My Math Forum Decimals and the Continuum

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 January 22nd, 2019, 08:34 AM #1 Banned Camp   Joined: Mar 2015 From: New Jersey Posts: 1,720 Thanks: 126 Decimals and the Continuum To define the real numbers in [0,1) list the natural numbers, put a period after them, and read them in reverse. Call them "decimals" 1. -> .1 2. -> .2 . 10. -> .01 . The decimals can be associated uniquely with points on the line (the continuum) as follows: Given a line segment, label its end points 0 and 1. Choose a point. Divide the line into ten closed intervals. If the point is, say, in third interval, S$\displaystyle _{1}$ =.2. Divide third interval into ten closed intervals. If point is in seventh interval, S$\displaystyle _{2}$=.26. Continue the process until the point is on an interval, which ends the sequence, or you have an infitite decimal (nested sequence} which uniquely defines the point. To find the point corresponding to an infinite decimal. Divide the line into 10 closed intervals. If S$\displaystyle _{1}$=6, the point is in the fifth closed interval. Continue in this manner to define an infinite nest which uniquely defines a point on the line. If S$\displaystyle _{n}$ is finite, the point is at the end of an interval. The above can be repeated for any radix to associate uniquely with every point on the line a radix fraction. If radix =2, Then any fraction in [0,1) is of the form .100110..., where each place is determined by a nest of intervals, divide the line in half. Then divide the interval in which the point resides in half again, and repeat till you get a finite or unending binary fraction. EDIT: The fact that decimals are a field follows from the fact that they are a field for n decimal places for all n. Last edited by skipjack; January 22nd, 2019 at 01:10 PM.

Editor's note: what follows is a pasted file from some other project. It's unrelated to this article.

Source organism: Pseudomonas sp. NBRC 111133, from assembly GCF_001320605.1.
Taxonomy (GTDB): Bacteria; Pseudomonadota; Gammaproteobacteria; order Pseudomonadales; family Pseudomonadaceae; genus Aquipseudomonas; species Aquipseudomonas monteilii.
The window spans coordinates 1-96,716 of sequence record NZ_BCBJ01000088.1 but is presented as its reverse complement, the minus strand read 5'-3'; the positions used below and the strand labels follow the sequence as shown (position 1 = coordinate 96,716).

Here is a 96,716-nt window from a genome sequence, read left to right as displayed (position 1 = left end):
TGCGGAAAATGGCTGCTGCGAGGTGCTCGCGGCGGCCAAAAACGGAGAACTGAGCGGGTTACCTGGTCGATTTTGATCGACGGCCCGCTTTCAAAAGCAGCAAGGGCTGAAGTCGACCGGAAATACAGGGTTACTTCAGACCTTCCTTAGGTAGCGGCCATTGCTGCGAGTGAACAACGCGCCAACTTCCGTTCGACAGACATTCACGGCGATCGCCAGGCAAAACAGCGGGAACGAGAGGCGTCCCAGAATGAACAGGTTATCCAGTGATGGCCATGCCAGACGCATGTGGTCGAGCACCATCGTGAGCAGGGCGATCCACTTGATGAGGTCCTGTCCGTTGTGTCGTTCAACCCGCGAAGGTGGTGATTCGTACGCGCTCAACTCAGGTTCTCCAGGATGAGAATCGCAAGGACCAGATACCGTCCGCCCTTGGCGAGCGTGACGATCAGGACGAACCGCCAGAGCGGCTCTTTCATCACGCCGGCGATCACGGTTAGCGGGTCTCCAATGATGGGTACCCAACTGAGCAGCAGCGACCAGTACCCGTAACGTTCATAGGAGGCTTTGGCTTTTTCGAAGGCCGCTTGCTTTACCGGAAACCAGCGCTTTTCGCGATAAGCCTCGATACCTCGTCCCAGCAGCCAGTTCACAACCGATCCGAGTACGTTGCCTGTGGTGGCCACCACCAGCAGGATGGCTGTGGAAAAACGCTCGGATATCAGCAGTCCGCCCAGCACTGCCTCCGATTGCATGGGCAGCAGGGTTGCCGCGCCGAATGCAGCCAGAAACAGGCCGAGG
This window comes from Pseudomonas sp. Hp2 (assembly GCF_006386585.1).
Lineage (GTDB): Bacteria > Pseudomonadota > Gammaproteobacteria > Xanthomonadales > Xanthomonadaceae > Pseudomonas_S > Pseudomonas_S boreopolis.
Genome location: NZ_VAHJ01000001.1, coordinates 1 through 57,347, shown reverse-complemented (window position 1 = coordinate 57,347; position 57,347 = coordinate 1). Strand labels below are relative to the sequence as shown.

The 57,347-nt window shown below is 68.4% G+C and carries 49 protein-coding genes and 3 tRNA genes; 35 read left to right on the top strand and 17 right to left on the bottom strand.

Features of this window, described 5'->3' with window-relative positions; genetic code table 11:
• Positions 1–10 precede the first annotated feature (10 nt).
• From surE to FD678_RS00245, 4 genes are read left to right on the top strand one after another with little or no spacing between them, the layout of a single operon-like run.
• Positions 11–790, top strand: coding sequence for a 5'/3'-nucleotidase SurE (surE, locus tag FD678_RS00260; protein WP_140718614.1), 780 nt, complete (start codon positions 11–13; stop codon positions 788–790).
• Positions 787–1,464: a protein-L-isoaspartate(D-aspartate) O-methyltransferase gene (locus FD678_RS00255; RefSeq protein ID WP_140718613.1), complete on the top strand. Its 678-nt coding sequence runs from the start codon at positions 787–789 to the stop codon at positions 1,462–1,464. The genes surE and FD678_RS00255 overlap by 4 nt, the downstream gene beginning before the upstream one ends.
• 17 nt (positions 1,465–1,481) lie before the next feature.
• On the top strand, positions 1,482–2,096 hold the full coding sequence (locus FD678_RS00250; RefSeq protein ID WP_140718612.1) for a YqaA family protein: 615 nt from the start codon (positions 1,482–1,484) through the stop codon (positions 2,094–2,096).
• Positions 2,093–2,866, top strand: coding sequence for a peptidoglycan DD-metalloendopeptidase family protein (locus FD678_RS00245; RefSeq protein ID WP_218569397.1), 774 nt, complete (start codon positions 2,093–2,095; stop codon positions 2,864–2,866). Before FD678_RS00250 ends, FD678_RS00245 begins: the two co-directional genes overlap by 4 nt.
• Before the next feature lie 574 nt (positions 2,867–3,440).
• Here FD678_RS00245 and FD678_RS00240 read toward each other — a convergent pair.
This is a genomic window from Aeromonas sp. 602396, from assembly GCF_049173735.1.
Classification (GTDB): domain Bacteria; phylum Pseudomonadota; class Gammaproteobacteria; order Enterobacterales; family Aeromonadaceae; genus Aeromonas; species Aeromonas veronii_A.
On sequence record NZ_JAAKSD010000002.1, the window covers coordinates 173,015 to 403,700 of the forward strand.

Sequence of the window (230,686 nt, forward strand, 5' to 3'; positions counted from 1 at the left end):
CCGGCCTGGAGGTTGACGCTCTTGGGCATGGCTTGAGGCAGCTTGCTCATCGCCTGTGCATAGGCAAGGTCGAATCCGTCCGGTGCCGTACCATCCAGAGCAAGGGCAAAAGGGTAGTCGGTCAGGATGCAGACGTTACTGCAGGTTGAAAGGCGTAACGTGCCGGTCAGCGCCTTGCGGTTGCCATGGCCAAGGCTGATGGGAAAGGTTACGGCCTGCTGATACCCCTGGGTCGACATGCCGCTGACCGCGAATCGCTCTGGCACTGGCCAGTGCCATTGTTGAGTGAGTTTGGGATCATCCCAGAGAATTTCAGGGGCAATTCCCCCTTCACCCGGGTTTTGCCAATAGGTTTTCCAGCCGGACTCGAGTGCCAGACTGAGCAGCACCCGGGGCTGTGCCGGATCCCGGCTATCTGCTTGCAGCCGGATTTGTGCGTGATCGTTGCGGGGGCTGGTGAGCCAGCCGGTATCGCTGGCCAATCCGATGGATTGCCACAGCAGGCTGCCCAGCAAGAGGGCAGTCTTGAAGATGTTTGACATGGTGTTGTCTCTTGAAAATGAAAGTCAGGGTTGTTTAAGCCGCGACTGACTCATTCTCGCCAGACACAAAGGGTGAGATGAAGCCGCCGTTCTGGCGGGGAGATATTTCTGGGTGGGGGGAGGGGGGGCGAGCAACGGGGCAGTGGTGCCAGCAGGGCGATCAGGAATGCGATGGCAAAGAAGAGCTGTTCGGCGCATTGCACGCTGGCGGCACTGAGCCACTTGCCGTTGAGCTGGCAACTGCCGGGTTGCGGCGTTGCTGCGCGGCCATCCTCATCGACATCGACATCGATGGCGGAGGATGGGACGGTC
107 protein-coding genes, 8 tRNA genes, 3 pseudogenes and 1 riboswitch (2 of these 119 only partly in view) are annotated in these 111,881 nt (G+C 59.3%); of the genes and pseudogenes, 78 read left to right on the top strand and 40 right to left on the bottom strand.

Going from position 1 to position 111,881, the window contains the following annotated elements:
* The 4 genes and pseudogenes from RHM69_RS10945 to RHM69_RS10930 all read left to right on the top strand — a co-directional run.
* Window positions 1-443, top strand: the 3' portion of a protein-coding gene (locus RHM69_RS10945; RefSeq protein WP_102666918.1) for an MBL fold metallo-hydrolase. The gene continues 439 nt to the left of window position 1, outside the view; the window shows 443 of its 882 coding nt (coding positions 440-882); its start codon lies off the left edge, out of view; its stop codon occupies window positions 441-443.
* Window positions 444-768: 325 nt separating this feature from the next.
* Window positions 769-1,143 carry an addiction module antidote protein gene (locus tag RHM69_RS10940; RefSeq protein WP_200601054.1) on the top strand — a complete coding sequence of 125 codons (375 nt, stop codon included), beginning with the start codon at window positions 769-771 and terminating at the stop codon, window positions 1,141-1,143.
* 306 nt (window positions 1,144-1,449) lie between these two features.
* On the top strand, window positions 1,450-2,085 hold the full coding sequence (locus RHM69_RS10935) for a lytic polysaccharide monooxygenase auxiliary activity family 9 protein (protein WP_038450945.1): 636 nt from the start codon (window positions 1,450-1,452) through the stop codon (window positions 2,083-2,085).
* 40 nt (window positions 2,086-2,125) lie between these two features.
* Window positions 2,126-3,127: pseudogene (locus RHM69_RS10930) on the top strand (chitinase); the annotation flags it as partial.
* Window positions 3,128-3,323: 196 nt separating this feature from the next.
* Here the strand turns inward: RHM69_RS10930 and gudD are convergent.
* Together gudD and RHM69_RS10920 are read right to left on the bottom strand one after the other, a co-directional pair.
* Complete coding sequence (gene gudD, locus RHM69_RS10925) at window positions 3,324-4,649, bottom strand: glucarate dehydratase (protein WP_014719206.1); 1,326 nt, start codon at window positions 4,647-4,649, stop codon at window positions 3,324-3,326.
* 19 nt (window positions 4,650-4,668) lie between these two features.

January 22nd, 2019, 08:45 AM #2 Senior Member   Joined: Oct 2009 Posts: 867 Thanks: 330 Why the need to make a new thread on it. Doesn't this fit perfectly in your other thread?
January 22nd, 2019, 09:09 AM   #3
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Foundations of Analysis.

Quote:
 Originally Posted by Micrm@ss Why the need to make a new thread on it. Doesn't this fit perfectly in your other thread?
I thought this forum was the appropriate place to give the foundations of analysis without getting buried.

 January 22nd, 2019, 09:23 AM #4 Math Team   Joined: Dec 2013 From: Colombia Posts: 7,685 Thanks: 2665 Math Focus: Mainly analysis and algebra This has nothing to do with the foundations of analysis. It has nothing much to do with mathematics. Thanks from SDK
January 22nd, 2019, 09:38 AM   #5
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Quote:
 Originally Posted by zylo I thought this forum was the appropriate place to give the foundations of analysis without getting buried.
It is. But no need to make 10 threads with the same thing.

 January 22nd, 2019, 10:17 AM #6 Global Moderator     Joined: Oct 2008 From: London, Ontario, Canada - The Forest City Posts: 7,963 Thanks: 1148 Math Focus: Elementary mathematics and beyond At some point, you're going to have to admit the existence of natural numbers with an infinite amount of digits. Your ideas keep "getting buried" because no-one is agreeing with what you are saying. Is this just a remake of your assertion that the reals form a countable set? In the interest of keeping this a discussion (as opposed to a dissertation) this thread is closed. Please continue the discussion in your previous thread. Thanks from topsquark Last edited by greg1313; January 22nd, 2019 at 10:45 AM.
January 22nd, 2019, 01:57 PM   #7
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Quote:
 Originally Posted by zylo Call them "decimals"
They don't include .11111111... (endless), which is why you haven't explained how that decimal would be obtained by your "start with the naturals" method.

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